Our salmon are in trouble. Toxic runoff from our roads and highways enter our waterways when it rains in the form of stormwater, harming wildlife and human health. Recently, scientists from Washington State University, U.S. Fish and Wildlife Service, the National Oceanic and Atmospheric Administration and the University of Washington-Tacoma discovered that one chemical in this toxic mix that is present in all types of tires – 6PPD – is particularly harmful to salmon. 

While there is no known replacement for 6PPD, there’s still hope. Green stormwater infrastructure, such as bioswales and rain gardens, are extremely effective at filtering this toxic runoff naturally before it reaches our waterways.This year, the Washington state Legislature has the opportunity to pass funding to build a project under the I-5 Ship Canal Bridge in downtown Seattle, the busiest freeway corridor in the state. 

The Aurora Bridge Bioswale project is designed to clean up toxic stormwater coming off this Seattle bridge. Runoff passes through a series of natural filters to bioswales and raingardens below. Photo by Courtney Baxter/TNC.

In part thanks to the dedicated efforts of the environmental advocate Senator Reuven Carlyle, the state Senate has included investments in their Capital and Transportation budgets totalling $10 million to design and install a bioswale that would treat 40 million gallons annually, and lays the foundation for filtering an additional 900 million gallons, cleansing the stormwater flowing into the ship canal and supporting salmon recovery. The location of this green stormwater infrastructure is strategic and a good investment—downspouts capturing runoff from a large area of the freeway and surrounding neighborhoods are concentrated already in a small area, meaning we know where to site stormwater infrastructure to have the biggest impact.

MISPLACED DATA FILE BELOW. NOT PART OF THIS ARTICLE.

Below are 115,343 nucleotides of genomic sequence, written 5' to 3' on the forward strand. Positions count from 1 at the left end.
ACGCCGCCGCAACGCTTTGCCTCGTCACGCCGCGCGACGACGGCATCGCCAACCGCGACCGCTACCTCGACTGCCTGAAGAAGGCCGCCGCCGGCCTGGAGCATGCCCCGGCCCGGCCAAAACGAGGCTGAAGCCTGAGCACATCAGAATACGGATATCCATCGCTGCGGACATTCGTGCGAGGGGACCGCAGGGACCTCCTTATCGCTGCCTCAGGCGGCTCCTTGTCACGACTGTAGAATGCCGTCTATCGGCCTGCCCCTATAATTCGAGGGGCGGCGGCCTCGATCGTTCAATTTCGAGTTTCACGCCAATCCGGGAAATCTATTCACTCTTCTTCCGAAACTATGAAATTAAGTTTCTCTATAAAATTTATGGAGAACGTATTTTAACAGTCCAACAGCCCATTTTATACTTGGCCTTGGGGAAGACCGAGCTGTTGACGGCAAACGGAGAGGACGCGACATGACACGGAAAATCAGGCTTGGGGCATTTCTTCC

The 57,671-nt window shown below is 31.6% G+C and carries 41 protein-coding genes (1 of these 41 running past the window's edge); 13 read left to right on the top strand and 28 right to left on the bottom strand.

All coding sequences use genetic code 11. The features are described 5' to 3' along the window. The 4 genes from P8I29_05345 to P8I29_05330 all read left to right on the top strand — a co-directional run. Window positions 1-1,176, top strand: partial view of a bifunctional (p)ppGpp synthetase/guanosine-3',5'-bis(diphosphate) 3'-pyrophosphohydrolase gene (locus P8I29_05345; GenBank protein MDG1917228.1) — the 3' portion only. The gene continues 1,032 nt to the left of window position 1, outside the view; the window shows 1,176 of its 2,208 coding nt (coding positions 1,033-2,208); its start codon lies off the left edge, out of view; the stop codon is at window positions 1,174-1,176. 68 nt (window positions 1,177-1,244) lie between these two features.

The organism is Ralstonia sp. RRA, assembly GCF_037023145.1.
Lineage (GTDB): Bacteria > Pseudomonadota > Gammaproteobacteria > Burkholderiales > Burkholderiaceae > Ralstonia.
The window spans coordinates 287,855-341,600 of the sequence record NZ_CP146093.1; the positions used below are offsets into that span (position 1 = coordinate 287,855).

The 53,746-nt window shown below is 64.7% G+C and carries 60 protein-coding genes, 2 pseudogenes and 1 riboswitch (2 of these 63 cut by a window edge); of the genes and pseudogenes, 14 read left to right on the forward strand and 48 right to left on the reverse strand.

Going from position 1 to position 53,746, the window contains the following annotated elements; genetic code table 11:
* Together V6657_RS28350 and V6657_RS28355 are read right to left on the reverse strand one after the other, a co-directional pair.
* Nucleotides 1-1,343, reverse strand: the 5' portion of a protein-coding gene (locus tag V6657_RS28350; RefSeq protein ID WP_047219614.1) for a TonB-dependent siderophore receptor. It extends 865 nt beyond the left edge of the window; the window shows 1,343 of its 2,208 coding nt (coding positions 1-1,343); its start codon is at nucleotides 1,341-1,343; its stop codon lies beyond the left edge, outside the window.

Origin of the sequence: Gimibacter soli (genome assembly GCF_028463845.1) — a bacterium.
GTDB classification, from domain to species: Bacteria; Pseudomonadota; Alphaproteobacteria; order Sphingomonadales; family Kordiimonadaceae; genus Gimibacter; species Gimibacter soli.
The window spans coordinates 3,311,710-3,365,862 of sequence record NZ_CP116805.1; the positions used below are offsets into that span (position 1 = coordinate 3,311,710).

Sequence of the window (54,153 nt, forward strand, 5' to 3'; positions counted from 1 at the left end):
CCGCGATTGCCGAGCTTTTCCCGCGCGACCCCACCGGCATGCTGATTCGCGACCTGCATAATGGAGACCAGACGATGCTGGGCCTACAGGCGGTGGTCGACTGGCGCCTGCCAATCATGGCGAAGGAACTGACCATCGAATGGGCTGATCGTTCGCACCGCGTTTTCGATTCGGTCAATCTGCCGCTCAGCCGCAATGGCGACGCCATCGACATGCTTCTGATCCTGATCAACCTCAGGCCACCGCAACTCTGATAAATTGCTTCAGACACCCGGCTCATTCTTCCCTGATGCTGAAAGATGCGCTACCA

However, the Senate’s counterparts in the House haven’t done the same to include this $10 million in their own budget. Salmon are depending on us. Can you take two minutes to use your voice and send a note to your representative to prioritize funding for this project in their final budgets? 


We know these projects work. Myriad partners from public agencies, private businesses, and nonprofits, including Salmon Safe and The Nature Conservancy, collaborated on the Aurora Bridge Bioswale project. It now filters 2 million gallons of stormwater annually, and can serve as a model for the I-5 bioswale and other future projects. Check it out in our latest video: 

Green stormwater infrastructure projects have the potential to revitalize the health of our waterways, salmon, and communities through an innovative and nature-based approach. We are thankful for the Senate’s leadership to allocate funding for the biggest bioswale in our state, but we need the state House to do the same—and we need your help to cross the finish line. Please, contact your local representative using the form below and ask them to invest in our salmon’s future today!

Banner photo: Aurora Bridge Bioswale by Courtney Baxter/TNC.

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